By Shimon Redlich
''... by means of reconstructing the history/experience of Brzezany in Jewish, Ukrainian, and varnish stories [Redlich] has produced a stunning parallel narrative of an international that used to be misplaced thrice over.... a very amazing achievement.'' -- Jan T. Gross, writer of Neighbors
Shimon Redlich attracts at the old list, his personal youth thoughts, and interviews with Poles, Jews, and Ukrainians who lived within the small jap Polish city of Brzezany to build this account of the altering relationships one of the town's 3 ethnic teams ahead of, in the course of, and after international battle II. He information the heritage of Brzezany from the prewar a long time (when it used to be a part of self sufficient Poland and contributors of the 3 groups have in mind residing quite amicably ''together and apart''), in the course of the tensions of Soviet rule, the trauma of the Nazi career, and the recapture of the city through the pink military in 1945. ancient and modern photos of Brzezany and its population upload immediacy to this attention-grabbing day trip into heritage delivered to lifestyles, from differing views, by way of those that lived via it.
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Extra info for Together and Apart in Brzezany: Poles, Jews, and Ukrainians, 1919-1945
Manek studied medicine in California and has been there ever since. I met Mike for the ﬁrst time since the liberation at the funeral of Dr. Wagszal-Shaklai in Haderah. I bumped into him a few years later at a Holocaust conference in Oxford, where we had a ﬁerce argument about Ukrainians and Jews. Manek was convinced that all Ukrainians were, and still are, anti-Semites and that they murdered Jews in Brzezany and elsewhere during the war. 11 I called him several times to discuss his visit. When Mike was invited recently to speak at Ben-Gurion University, I suggested that we discuss publicly our Brzezany memories.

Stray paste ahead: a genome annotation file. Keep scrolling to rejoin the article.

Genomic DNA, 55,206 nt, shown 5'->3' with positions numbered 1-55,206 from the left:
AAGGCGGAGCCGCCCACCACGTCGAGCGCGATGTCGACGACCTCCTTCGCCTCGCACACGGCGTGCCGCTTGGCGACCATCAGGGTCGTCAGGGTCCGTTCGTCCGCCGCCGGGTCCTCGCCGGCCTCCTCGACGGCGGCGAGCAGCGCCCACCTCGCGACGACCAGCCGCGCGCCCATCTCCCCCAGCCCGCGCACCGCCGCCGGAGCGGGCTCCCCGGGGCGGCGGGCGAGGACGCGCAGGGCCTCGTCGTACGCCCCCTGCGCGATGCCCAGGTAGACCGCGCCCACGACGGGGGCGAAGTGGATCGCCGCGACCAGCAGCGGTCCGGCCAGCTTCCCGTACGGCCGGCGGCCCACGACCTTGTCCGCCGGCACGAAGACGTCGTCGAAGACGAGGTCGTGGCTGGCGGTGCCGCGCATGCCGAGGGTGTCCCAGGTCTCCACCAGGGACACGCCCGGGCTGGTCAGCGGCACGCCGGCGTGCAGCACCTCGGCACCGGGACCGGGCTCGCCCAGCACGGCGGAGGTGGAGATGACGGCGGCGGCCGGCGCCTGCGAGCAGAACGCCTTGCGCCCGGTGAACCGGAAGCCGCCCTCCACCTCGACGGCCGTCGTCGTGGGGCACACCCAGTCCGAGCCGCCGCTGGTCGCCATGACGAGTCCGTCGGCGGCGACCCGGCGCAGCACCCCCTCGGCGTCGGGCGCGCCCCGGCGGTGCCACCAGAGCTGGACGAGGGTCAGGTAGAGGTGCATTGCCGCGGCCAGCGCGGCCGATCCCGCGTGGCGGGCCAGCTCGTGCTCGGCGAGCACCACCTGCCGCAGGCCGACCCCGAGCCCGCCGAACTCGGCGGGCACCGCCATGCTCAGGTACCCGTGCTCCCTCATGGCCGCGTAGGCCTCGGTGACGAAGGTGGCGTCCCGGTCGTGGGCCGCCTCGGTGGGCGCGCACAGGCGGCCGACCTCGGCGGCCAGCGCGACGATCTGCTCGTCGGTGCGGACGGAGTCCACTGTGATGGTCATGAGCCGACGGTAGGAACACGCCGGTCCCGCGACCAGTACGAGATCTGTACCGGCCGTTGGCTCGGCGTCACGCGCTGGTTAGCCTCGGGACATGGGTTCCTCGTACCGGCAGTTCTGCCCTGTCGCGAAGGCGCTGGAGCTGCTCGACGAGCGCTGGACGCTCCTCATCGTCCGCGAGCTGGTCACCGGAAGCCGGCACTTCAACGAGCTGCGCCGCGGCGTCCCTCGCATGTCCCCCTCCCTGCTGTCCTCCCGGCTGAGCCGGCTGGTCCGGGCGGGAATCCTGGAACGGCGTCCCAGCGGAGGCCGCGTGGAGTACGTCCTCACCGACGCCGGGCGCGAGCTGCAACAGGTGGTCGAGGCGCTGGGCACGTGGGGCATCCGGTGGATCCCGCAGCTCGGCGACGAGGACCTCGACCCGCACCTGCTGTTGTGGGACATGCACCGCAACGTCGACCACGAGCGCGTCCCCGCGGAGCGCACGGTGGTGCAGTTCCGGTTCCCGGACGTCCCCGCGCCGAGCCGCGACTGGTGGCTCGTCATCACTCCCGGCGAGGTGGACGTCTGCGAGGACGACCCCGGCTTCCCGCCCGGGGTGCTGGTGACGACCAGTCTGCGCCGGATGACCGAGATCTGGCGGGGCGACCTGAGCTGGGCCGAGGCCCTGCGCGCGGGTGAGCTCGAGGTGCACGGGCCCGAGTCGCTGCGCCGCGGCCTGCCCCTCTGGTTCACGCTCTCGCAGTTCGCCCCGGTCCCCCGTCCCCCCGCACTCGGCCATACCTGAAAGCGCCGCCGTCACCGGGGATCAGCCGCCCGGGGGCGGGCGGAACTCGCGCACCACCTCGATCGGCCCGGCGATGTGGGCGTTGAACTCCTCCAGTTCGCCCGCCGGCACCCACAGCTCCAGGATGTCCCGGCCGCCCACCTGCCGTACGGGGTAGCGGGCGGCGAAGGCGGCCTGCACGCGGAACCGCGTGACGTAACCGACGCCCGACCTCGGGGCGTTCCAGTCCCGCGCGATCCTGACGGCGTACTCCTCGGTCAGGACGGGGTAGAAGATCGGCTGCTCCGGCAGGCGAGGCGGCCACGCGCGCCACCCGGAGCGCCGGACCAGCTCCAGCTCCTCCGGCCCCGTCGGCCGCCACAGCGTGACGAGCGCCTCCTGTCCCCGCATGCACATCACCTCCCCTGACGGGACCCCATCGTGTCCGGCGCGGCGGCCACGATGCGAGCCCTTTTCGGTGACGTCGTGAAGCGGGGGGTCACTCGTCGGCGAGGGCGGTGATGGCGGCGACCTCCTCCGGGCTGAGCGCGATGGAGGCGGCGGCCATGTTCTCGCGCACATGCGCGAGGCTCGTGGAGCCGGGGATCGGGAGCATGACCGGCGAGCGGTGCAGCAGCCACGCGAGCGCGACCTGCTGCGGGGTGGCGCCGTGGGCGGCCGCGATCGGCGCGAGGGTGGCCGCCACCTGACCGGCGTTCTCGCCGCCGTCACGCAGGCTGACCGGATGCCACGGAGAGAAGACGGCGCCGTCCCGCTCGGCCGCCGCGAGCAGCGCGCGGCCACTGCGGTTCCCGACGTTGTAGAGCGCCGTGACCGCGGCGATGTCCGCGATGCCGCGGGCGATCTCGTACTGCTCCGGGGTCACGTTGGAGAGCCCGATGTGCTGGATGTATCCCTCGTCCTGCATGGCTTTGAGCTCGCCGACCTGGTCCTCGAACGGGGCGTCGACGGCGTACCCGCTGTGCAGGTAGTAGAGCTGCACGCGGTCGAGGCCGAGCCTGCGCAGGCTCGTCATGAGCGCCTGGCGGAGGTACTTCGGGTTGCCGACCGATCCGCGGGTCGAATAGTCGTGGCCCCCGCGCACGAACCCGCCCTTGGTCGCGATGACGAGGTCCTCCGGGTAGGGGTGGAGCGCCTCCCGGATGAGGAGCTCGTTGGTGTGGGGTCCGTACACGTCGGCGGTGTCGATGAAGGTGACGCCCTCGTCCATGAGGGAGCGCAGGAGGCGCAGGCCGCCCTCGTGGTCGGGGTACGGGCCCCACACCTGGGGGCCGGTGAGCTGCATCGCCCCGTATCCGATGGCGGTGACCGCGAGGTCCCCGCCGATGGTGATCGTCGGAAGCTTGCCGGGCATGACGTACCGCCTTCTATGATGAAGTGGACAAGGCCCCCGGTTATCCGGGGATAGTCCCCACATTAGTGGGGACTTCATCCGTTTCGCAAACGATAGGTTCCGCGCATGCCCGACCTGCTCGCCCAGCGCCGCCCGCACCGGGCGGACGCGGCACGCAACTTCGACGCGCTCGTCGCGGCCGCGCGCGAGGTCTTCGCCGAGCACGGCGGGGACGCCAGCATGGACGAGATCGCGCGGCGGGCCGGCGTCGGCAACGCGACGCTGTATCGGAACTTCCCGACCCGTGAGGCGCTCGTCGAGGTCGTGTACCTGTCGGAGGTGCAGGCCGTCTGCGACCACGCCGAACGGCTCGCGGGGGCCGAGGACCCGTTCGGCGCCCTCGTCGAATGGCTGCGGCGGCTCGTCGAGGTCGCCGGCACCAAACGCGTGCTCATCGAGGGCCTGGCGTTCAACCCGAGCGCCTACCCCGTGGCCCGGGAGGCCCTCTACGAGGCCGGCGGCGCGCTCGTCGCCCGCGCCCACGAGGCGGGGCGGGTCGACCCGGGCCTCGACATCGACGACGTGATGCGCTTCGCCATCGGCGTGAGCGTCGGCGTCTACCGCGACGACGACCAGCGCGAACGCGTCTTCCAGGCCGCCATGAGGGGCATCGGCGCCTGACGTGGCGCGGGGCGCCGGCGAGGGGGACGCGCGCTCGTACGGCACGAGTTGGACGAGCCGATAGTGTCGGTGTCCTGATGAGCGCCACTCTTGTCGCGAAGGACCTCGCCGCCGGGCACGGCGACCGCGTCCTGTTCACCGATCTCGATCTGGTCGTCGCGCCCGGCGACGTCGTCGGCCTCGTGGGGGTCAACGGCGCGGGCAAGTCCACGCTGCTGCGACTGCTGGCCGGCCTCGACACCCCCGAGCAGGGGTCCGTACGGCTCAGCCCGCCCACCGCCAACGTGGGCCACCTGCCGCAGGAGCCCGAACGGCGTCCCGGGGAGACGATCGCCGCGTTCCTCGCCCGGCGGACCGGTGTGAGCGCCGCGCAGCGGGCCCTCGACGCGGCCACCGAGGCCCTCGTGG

During most of his school years before the war, Marian was active in Prosvita, the Ukrainian cultural association. After completing public school in Podhajce in 1938, Marian started studying in the Brzezany Gimnazjum. When the Soviets arrived, he studied in a teachers’ college and even started teaching in a village school. During the German occupation Marian got deeply involved in the Ukrainian underground, the UPA. When the Germans started retreating in 1944, he escaped westward with other Ukrainian partisans and joined a German-Ukrainian military unit.
He was a student at the Gimnazjum in the thirties and a member of the Hanoar Hatzioni youth movement. Natan and his father traveled to Palestine, where the family owned some real estate, in the late summer of 1939. Natan’s mother, Roza, and his sister, Bela, remained in Brzezany and survived the Holocaust. For years I have cherished a sweet childhood memory of playing with a beautiful sister and brother. 6 After meeting with Israeli Brzezanyites, I traveled to New York to interview my American landsleit.